Reps. Marcy Kaptur and Dennis Kucinich shake hands, with businessman Graham Veysey looking on, at the Toledo Rotary event.
The candidates for the Democratic nomination to the 9th Congressional District offered nuanced differences in a debate before the Toledo Rotary Club Monday on issues including health care, seniority in Congress, and a proposed national right-to-work law in a largely genial conversation.
U.S. Reps. Marcy Kaptur of Toledo and Dennis Kucinich of Cleveland, and Cleveland entrepreneur Graham Veysey tried to drive home their campaign themes on the final day before the primary election being held Tuesday in the 9th Congressional District.
The debate took place during the lunch presentation in a ballroom at the Park Inn downtown.
The newly mapped district stretches from Toledo to Cleveland, encompassing Lake Erie communities in three counties in between.
Voting starts at 6:30 a.m. and ends at 7:30 p.m. The winner of the Tuesday election will face the winner of the Republican contest, either Samuel “Joe the Plumber” Wurzelbacher of Springfield Township or Steven Kraus, an auctioneer, of Huron.
Mr. Veysey, who is 29, said he would bring a fresh perspective in contrast to the two long-serving incumbents, both 65, citing the persistence of poverty and job losses in the district.
But he got push-back from Miss Kaptur, who said her seniority in the House of Representatives is hard-won, and from Mr. Kucinich, who said he has a close relationship with President Obama.
Mr. Veysey attacked the $15 trillion federal debt during this remarks to the heavily business-oriented group, and criticized the Affordable Care Act because it creates an $8,000 “doughnut hole” for employees whose employers will choose to pay the $2,000 penalty rather than buy insurance at $10,000 a year.
He said he supports the Affordable Care Act, but said the $8,000 gap has to be closed.
“That $8,000 doughnut hole makes the Affordable Care Act unaffordable,” Mr. Veysey said.
Miss Kaptur said small-business owners have the most to gain from national health care, which kicks in in 2014 with the mandate for everyone to have health insurance.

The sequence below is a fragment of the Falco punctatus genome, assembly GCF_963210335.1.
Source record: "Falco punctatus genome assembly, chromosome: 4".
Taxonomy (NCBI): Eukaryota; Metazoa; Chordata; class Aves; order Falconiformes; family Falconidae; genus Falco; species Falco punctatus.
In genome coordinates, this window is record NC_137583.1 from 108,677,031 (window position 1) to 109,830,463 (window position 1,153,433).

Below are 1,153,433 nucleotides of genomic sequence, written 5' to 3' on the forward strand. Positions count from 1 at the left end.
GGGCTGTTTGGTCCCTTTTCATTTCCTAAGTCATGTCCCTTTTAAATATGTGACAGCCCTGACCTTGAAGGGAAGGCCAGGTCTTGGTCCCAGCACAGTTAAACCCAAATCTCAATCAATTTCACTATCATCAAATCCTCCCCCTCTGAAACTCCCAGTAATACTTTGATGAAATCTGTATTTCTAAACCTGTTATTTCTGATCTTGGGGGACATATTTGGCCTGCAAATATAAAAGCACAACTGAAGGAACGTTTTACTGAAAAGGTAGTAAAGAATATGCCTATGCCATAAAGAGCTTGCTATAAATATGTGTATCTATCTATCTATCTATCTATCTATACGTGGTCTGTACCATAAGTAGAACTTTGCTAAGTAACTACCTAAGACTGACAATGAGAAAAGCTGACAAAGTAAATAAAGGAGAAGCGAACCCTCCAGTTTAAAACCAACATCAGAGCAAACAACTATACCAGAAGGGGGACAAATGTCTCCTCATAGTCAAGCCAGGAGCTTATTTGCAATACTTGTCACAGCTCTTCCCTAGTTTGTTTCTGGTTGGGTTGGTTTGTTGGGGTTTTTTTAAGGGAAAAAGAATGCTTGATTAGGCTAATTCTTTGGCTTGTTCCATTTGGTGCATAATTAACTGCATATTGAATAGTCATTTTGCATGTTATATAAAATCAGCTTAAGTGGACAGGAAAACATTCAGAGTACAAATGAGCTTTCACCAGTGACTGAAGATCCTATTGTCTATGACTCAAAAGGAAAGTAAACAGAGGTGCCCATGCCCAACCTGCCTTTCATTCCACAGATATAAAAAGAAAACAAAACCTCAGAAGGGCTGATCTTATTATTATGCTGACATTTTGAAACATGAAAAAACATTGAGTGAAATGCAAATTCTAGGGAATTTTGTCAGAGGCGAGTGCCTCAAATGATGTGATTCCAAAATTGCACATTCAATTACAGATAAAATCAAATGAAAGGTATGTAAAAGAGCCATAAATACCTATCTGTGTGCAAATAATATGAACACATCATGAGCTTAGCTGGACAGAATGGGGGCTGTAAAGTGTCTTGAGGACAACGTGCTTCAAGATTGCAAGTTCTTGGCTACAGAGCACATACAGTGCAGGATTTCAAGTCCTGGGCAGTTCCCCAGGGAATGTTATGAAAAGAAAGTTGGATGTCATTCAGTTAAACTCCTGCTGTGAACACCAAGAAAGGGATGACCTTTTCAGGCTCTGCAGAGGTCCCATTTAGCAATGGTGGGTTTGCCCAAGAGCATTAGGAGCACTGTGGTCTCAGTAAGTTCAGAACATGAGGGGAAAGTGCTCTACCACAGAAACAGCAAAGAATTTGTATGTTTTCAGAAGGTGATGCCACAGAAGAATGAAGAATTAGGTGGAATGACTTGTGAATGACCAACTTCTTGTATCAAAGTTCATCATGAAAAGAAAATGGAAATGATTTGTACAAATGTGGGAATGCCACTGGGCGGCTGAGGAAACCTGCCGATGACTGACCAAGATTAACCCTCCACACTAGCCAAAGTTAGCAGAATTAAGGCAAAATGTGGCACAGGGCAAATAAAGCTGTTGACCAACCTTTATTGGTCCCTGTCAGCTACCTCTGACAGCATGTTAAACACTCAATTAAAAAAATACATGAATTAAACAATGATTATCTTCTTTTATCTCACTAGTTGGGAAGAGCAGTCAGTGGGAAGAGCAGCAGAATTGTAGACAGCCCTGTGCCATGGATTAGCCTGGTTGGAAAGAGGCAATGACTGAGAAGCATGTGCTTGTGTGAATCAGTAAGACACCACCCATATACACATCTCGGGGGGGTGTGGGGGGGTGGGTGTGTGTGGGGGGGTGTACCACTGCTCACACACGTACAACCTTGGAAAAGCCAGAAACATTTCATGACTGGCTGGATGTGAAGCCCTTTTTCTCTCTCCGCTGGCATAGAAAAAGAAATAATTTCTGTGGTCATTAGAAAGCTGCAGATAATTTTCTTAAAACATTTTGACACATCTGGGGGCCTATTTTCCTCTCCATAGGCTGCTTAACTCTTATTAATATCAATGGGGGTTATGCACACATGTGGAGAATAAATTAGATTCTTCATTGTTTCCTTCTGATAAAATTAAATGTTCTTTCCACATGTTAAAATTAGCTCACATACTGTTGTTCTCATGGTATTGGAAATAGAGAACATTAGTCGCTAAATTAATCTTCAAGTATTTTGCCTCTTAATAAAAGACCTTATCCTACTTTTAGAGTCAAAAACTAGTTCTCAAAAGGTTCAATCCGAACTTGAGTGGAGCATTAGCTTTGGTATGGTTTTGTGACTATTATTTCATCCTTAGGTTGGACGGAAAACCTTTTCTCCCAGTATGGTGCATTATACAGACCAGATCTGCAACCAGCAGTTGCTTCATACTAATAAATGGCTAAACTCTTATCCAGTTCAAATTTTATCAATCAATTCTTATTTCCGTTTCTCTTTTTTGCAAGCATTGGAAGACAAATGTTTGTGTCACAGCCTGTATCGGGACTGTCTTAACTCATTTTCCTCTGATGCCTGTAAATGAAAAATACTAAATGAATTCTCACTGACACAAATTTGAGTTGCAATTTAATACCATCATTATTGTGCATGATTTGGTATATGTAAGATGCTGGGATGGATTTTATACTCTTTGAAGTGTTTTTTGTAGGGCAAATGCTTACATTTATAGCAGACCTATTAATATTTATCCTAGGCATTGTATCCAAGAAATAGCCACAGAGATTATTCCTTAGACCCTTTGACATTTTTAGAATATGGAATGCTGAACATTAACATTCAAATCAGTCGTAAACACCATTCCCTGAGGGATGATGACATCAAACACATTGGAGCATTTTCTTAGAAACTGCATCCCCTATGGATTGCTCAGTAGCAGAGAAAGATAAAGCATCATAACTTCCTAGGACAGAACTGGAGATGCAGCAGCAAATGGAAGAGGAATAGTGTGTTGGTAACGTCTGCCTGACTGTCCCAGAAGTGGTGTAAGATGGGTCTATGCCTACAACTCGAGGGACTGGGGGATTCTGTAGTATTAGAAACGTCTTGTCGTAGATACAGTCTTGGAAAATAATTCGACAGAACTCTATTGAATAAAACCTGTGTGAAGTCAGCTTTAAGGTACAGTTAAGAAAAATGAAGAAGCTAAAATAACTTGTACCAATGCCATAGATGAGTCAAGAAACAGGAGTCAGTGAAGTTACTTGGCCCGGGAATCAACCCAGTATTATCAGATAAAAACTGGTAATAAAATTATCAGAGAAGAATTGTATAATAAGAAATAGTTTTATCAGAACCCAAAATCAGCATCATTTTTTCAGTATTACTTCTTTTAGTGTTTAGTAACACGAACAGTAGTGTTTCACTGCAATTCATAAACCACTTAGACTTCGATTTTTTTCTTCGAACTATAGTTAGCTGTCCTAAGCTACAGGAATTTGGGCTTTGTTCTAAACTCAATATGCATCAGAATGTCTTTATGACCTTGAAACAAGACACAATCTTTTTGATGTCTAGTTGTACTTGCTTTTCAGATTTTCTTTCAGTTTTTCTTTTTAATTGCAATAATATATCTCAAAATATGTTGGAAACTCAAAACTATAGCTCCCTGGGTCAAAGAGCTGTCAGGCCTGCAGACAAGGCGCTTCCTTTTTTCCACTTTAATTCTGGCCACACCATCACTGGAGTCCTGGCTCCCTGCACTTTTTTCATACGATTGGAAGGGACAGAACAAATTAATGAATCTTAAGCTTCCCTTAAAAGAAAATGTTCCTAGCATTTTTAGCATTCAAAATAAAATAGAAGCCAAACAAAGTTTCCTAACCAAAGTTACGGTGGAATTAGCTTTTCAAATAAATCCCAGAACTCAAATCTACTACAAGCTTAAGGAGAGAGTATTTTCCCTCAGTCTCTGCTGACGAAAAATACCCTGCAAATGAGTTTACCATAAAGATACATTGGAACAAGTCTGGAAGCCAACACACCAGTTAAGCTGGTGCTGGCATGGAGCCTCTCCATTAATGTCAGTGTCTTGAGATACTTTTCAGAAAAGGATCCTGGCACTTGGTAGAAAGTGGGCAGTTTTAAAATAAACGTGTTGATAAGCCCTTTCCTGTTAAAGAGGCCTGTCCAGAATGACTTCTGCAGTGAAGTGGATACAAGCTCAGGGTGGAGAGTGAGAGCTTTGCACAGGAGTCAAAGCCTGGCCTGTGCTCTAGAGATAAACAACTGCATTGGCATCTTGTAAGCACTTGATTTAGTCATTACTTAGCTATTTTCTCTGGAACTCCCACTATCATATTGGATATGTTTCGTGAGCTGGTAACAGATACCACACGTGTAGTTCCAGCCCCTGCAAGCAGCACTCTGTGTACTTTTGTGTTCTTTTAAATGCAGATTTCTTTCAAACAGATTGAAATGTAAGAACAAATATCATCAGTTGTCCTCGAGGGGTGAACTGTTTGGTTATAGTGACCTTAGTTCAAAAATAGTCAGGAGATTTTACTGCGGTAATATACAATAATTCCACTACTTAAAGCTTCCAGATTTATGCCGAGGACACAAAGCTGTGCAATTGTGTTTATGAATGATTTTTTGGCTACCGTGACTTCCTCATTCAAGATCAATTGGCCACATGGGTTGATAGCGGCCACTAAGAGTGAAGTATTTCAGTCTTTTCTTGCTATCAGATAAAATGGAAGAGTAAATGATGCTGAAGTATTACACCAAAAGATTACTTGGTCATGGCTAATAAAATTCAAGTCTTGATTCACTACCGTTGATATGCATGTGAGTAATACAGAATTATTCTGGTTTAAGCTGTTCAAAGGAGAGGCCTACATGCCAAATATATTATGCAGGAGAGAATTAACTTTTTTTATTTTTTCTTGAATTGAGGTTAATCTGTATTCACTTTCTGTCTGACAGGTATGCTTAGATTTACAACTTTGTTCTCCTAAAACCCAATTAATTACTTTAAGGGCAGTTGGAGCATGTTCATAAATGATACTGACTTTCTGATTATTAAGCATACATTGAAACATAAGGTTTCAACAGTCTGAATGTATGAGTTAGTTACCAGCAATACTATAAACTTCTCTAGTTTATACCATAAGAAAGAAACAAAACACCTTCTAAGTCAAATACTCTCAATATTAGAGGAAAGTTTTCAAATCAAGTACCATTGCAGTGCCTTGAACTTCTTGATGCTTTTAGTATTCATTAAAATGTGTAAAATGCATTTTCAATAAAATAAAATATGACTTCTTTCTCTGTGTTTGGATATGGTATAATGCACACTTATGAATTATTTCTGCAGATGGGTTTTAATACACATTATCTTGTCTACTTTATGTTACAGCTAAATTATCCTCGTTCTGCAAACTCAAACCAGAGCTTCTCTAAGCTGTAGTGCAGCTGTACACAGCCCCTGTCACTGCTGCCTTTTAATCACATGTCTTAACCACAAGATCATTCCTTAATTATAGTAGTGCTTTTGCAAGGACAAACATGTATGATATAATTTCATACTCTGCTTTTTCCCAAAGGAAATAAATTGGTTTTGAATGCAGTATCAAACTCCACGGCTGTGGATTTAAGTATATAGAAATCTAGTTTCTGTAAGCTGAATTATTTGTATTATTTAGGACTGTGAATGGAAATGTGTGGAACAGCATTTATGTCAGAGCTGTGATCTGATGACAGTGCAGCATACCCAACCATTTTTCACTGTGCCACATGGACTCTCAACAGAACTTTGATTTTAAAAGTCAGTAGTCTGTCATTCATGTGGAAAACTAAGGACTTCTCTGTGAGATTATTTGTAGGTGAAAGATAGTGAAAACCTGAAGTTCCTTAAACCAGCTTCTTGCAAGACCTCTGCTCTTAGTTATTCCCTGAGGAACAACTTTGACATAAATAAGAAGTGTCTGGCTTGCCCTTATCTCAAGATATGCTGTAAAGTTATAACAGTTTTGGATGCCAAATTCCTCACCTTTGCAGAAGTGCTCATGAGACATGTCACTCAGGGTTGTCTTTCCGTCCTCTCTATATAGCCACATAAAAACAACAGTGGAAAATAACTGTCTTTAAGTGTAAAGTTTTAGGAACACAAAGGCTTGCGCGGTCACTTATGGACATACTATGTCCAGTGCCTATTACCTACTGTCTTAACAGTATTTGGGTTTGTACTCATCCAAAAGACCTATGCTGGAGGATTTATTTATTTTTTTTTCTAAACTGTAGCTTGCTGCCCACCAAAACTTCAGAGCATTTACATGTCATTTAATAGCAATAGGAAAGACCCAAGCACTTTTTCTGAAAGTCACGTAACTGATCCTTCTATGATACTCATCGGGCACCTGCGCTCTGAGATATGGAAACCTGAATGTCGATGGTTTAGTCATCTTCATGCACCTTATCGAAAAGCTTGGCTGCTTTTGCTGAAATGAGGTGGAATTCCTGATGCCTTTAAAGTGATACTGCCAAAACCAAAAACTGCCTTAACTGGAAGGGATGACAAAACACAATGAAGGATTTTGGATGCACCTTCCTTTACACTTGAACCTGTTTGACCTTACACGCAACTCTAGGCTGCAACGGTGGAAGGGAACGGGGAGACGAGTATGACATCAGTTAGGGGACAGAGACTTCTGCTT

“I remember what it was like for our family here when our father had to sell his business for one reason — he couldn’t get health care for his wife and us kids. He didn’t even want it for himself. My vote for that bill will be one of the proudest things I’ve ever done,” Miss Kaptur said, becoming momentarily choked up. She said her father sold his Rossford grocery store in 1958.
Mr. Kucinich said he supported the bill “reluctantly” because he would have preferred a single-payer system.
“Essentially, it set the stage for us to have a not-for-profit system,” Mr. Kucinich said, which he said he sees as desirable.
He said the law still allows $800 billion a year to go to for-profit insurance companies, such as for stock options, corporate profits, executive salaries, advertising, and marketing. If it were applied directly to medical care, he said, “we’d have enough to cover everyone.”
Miss Kaptur said she is the only Great Lakes congressman with seniority in the House Appropriations Committee, except for one from Indiana. Miss Kaptur is now the second-ranking Democrat on the appropriations committee and is presumed to be in line to step up to the top spot in 2013, if she’s re-elected.
Alluding to Mr. Veysey’s knocks on her and Mr. Kucinich’s long service, she said, “Many societies value wisdom and experience,” and “When you’re making decisions about the budget of the United States, a little bit of wisdom goes a long ways.”
Mr. Veysey fired back that “for all the pork that’s been brought home, the pig is now dead. The $15 trillion debt is not going away, and earmarks, they’re a thing of the past.”
Miss Kaptur worked in her own animal reference when she turned a question about Asian carp into a defense of her seniority.
“Seniority doesn’t matter? We have to fund the $1.5 billion problem in Illinois. We have to take on several other delegations. Unless you fund those accounts, you are not going to stop those fish from getting into the Great Lakes,” Miss Kaptur said.
All three said they opposed a proposed right-to-work law, with Miss Kaptur and Mr. Kucinich referring to it by the derisive name used by labor unions — “right to work for less.”
Mr. Veysey said, “It’s wrong for workers. There’s no right to work in the legislation. It’s a complete overreach.”
Mr. Kucinich appealed to business leaders, saying reducing the wages of workers by cutting union rights means they have less money to buy products.
“If we don’t take a strong stand for workers, every one of you is undermining himself,” Mr. Kucinich said.
They emphasized economic recovery, with Miss Kaptur saying economic recovery is the priority over reducing the deficit.
“We have to be concerned with economic growth and handle deficit reduction in a way that doesn’t stifle economic growth,” Miss Kaptur said, blaming most of the deficit on the Wall Street bailout, the Bush tax cuts, and wars.
Mr. Kucinich had fun with Mr. Veysey’s claim of being a fresh face.
“I’m a fresh face in Toledo,” Mr. Kucinich pointed out.
Miss Kaptur and Mr. Kucinich, who have landed some hard punches on each other in their radio and TV advertising, avoided direct criticism. The Blade’s ombudsman, Jack Lessenberry, asked the questions at the debate. The debate was taped by WGTE-TV and can be viewed at www.knowledgestream.org.
Contact Tom Troy at firstname.lastname@example.org or 419-724-6058.